I’ve spent countless hours brewing decks with Faithless Looting.
The idea of using your graveyard as a resource isn’t limited to Faithless Looting alone, but it redefined what that meant. Dredge and Izzet Phoenix ran Modern, with Faithless Looting as the glue holding it together. Reanimator, Madness, Vengevine, Hollow One:all strategies reliant on the powerful one-mana enabler and now all forgotten.
When it was banned in Modern, I felt a great loss. I understand that it was powerful, and kept showing up in many of the top decks, but it was the backbone of so many archetypes. When you ban a card that’s integral to the construction of a dozen decks, you’re effectively banning all of those decks. So many archetypes ceased to be when Faithless Looting was banned. Would anything be able to replace the love that we once lost?
The dark days are over.
Where Faithless Looting was destructive to Modern, Faithful Mending will put it back together. Two mana is the sweet spot for a card like this, offering us an enabler that isn’t quite broken, but is certainly good. When I first read this card, I was pretty tilted. It felt like an inside joke at my expense. It costs one more mana than Faithless Looting for what is essentially the same effect. Or is it?
Upon my first reading, I didn’t think instant speed would matter. I also discounted the two life when casting it. I was wrong on both fronts. Faithful Mending is now my pick for best graveyard enabler in Modern, and is making itself known in many different archetypes. It has completely reshaped how I think about graveyard decks, both in absolute and creative terms. Faithful Mending forces us to play a little slower, but we get rewarded for doing it. Where Faithless Looting incentivized going as aggressive as possible, Faithful Mending rewards you for taking your time.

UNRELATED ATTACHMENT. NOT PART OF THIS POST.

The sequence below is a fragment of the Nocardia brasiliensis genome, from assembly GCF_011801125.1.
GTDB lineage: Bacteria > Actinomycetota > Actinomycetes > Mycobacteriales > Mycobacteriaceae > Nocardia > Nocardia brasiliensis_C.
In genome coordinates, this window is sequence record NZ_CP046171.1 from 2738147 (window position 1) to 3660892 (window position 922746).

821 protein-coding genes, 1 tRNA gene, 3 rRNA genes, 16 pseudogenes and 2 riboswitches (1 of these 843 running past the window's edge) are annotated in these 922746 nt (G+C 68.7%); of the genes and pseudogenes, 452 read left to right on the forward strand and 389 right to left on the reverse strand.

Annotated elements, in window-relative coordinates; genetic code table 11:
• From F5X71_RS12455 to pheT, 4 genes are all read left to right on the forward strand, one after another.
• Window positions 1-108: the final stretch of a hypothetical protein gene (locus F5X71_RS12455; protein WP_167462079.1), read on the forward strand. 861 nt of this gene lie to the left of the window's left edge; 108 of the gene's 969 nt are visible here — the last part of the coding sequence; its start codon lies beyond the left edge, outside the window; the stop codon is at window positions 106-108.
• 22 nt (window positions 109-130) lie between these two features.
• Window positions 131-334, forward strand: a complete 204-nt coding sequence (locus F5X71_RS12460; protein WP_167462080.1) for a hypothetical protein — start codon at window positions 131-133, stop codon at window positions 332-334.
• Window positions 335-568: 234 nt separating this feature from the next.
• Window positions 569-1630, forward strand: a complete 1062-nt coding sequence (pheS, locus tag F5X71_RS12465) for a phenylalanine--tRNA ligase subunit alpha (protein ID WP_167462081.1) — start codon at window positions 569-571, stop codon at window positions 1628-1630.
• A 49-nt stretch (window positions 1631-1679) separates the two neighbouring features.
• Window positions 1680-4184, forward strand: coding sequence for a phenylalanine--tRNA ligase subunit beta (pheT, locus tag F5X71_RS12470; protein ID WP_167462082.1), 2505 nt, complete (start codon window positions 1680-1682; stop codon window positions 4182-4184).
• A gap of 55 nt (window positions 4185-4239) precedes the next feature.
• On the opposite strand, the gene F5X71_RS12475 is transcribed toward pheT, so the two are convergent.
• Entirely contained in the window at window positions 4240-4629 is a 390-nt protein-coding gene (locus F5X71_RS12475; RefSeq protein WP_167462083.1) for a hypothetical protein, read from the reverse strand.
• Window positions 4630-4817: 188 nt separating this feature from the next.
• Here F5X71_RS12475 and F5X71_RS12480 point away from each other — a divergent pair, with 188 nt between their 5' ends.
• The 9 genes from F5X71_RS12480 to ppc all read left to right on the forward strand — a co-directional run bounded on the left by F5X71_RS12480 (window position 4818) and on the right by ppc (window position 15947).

If you’ve ever played with Careful Study or Faithless Looting before, you know how mediocre it can be when you don’t have anything in hand to discard for value. Pitching a few lands or dead cards is fine, but not exactly what you’re signing up for when playing a graveyard deck. At its heart, Faithless Looting is card disadvantage, since you’re spending a card to draw two and discard two, meaning you’re netting -1 card. While Faithful Mending does the same, the two life you gain on casting it can often act as its own card in specific matchups.
Faithful Mending: First Look
Faithful Mending is starting to show up all over the place in Modern, and for good reason. With the addition of Persist and Unmarked Grave, Modern Reanimator decks have been looking for something to help get large monsters out of your hand and into the graveyard. Faithful Mending does this fluidly. Not only does it allow you to discard some graveyard centric cards in the early turns, but those few points of life that you gain can make all the difference against an aggro opponent.
The first type of deck I saw playing Faithful Mending was a rough draft of this monstrosity, but Wafo-Tapa has gone a step further and turned it into a control deck. Here Faithful Mending does a lot, enabling Persist but also turning weak or situational cards into something much stronger. Chalice of the Void isn’t exactly playable against Eldrazi, for example, so having a way to get rid of those tech cards is clutch.
You can also hold up Counterspell with the same mana that holds up Faithful Mending, meaning you can interact when you want or cast Faithful Mending when you’re not forced to use your mana playing defense. I don’t want to get bogged down on this list specifically, but this is one of the coolest ways I’ve seen to use Faithful Mending so far, and it reminds me a lot of the old Makeshift Mannequin decks that used to bring back Shriekmaw and Mulldrifter. In that deck, it wasn’t imperative that we discard those creatures, but instead we found other ways to get them into the graveyard.
Evoke on Mulldrifter and Solitude is a fine way to do exactly that, giving Persist many more targets than it might usually have. I love that alternate plan because it allows you to play more like a control deck than a combo deck. A deck that can fluidly move between two different archetypes is harder to pin down than a linear strategy.
When you find a versatile build that’s just as powerful as a combo-oriented version, you limit the impact of opposing interaction. You also shrink the number of cards that dramatically disrupt your plan. Graveyard decks are often soft to Leyline of the Void and Rest in Peace, but they’re also somewhat vulnerable to discard and counterspells. By adding alternate plans involving Mulldrifter and Teferi, Time Raveler, you insulate yourself. By creating those spaces where you aren’t as vulnerable, you open up some of the gameplay that might have been previously unavailable to you.
From the Ashes
There is another deck that puts Faithful Mending to good use, and this one has been buzzing since this past weekend’s events.